($218). The purchase of Chef America is the fourth big takeover within a year
for Nestle and is expected to push the company's net debt over 20 billion francs
($13.6 billion). Analysts had mixed views over whether Nestle could manage the
Hershey deal on top of its other purchases. Pennsylvania's Hershey Trust Co.,
which owns 77% of the voting shares in Hershey Foods, disclosed last month that
it is considering selling Hershey Foods in an effort to diversify its investment
portfolio. Rating agency Standard & Poor's Tuesday confirmed Nestle's AAA
rating after the Chef America deal but said the outlook was negative. "The
acquisition will delay the restoration of Nestle's financial profile, which is
currently weak for the rating category," S&P analyst Vincent Allilaire
said in a report. But Rene Weber, analyst at Bank Vontobel in Zurich, said Nestle's
strong cash position could help it outbid other potential buyers. "I believe
the takeover of Hershey is a chance that you get only once in a lifetime and I
believe Nestle could go for it," he said. Patrick Hasenboehler, of Bank Sarasin
in Zurich, said the purchase of Chef America was a better deal than a takeover
of Hershey would be. Chef America is a market leader in its segment, and its operating
margin of nearly 30% makes the purchase price very attractive. Hershey has a relatively
low top line growth, he added. Analysts said Nestle also could be in the market
for Adams, the chewing gum unit of Pfizer Inc.
E. coli strain that killed woman likely unrelated to recall
08/06. E.coli outbreak
08/05. HOLIDAY ESTATE E COLI BUG TOLL HITS 14 Aug 5 2002
TWO MORE HIT BY E.COLI OUTBREAK
08/02. VIRUS TIES UP CRUISE SHIP HEADED FOR
ALASKA: FOR SECOND TIME
08/02. Old Killers Return to Kazakstan
hit by E.coli outbreak Aug 1 2002
08/01. ALASKA CRUISE CANCELLED AFTER SECOND
08/01. FAMILY CLAIMS CHICKEN LED TO FOOD POISONING
Safety Daily News
Nestle to purchase Chef America for $2.6 billion
08/06. E. coli strain that
killed woman likely unrelated to recall
08/06. E.coli outbreak at nursery
A VISION OF SAFE MEAT
08/06. WATER-BORNE BUG CONTINUES TO SPREAD
RESER'S RECALLS CHICKEN SALAD
08/06. Albertson's makes major move in marketing,
selling kosher fo
08/06. Oregon company recalls chicken salad for listeria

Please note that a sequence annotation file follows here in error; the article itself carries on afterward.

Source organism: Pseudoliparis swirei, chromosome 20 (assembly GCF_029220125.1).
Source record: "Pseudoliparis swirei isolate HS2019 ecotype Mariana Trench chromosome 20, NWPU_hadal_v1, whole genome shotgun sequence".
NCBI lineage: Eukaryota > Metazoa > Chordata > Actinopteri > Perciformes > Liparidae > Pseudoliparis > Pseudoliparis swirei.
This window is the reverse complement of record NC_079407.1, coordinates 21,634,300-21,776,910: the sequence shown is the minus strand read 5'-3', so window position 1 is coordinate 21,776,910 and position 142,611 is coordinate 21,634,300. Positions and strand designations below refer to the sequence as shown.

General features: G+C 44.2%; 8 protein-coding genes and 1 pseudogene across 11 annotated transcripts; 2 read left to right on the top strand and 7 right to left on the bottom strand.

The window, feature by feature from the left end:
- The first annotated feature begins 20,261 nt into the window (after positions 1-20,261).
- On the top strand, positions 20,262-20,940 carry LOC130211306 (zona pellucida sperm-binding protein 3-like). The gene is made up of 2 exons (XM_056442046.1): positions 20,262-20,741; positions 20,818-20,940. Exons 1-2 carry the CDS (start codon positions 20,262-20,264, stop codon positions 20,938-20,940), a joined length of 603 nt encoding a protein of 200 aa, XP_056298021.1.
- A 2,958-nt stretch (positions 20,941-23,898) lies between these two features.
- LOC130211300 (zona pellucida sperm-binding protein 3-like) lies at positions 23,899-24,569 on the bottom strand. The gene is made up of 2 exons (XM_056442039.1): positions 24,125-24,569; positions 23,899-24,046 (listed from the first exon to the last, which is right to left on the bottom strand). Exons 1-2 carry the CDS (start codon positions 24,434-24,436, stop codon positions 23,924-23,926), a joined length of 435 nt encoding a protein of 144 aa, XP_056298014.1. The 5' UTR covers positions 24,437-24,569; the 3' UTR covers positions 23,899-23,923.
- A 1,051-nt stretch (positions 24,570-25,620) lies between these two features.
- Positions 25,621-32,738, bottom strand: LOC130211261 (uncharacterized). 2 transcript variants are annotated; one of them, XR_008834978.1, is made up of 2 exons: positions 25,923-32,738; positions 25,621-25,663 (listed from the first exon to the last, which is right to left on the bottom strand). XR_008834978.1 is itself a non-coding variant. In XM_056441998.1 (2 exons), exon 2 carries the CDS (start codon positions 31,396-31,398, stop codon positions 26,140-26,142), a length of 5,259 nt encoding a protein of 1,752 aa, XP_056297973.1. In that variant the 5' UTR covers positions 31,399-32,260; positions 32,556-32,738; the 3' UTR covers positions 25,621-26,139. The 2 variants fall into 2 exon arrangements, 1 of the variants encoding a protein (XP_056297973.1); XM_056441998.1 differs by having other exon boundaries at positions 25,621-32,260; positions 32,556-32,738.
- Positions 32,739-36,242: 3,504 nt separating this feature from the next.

08/05. Containers distributed in Alabama, Florida, George, Kentucky
State-lake tests detect 'superbugs'
08/05. Magic of soap
08/05. Deadly salmonella
strain spreads across the USA
08/05. Water tests to cost $2.5 million
HOLIDAY ESTATE E COLI BUG TOLL HITS 14 Aug 5 2002
08/05. Stricter safety tests
of biotech crops urged
08/05. Cattlemen lobby for re-evaluation of risks of
08/04. Senate approves Trade Promotion Authority; Bush to sign
08/04. Tighter Biotech Crop Rules Proposed
08/04. Ton of Chicken Salad
08/03. Drug-resistant salmonella 'a growing and serious threat'
McKee Named to Lead U.S. Food Safety
08/03. USDA CONDONES USE OF RECALLED MEAT
IN PROCESSED FOOD
08/03. TWO MORE HIT BY E.COLI OUTBREAK
08/03. Forum ?
Meet the Food Inspection Robots
08/03. BSE, PREVENTION BY TETRACYCLINES?
information, click on
? Meet the Food Inspection Robots
Machine Vision Sees the Food Contaminants
We Caní»t See
OPPDE What's New Page: Updated August 2, 2002
Committee on Microbiological Criteria for Foods
FDA Food Labeling and Allergen
Declaration; Public Workshop; Correction
U.S. Codex Office "What's New"
Page: Updated July 31, 2002
Irradiation of Meat and Poultry Products
Detection and Quantitation of Acrylamide in Foods
coli Test Results: Updated July 30, 2002
RESER'S RECALLS CHICKEN SALAD
08/05. Ton of Chicken Salad Is Recalled
Containers distributed in Alabama, Florida, George, Kentucky
grocer announces beef recall
08/01. Eden Brook Fish Market Inc. Recalls Smoked
Trout Pate (Lot #071202)
07/31. Recall Update: McKee Foods Has Recalled Little
Debbie Snacks brand
07/31. Eden Brook Fish Market Has Recalled 12 pounds of
Smoked Trout Pate' July 31
07/31. Recall Update: Interstate Brands Companies
Pantry Pride brand white bread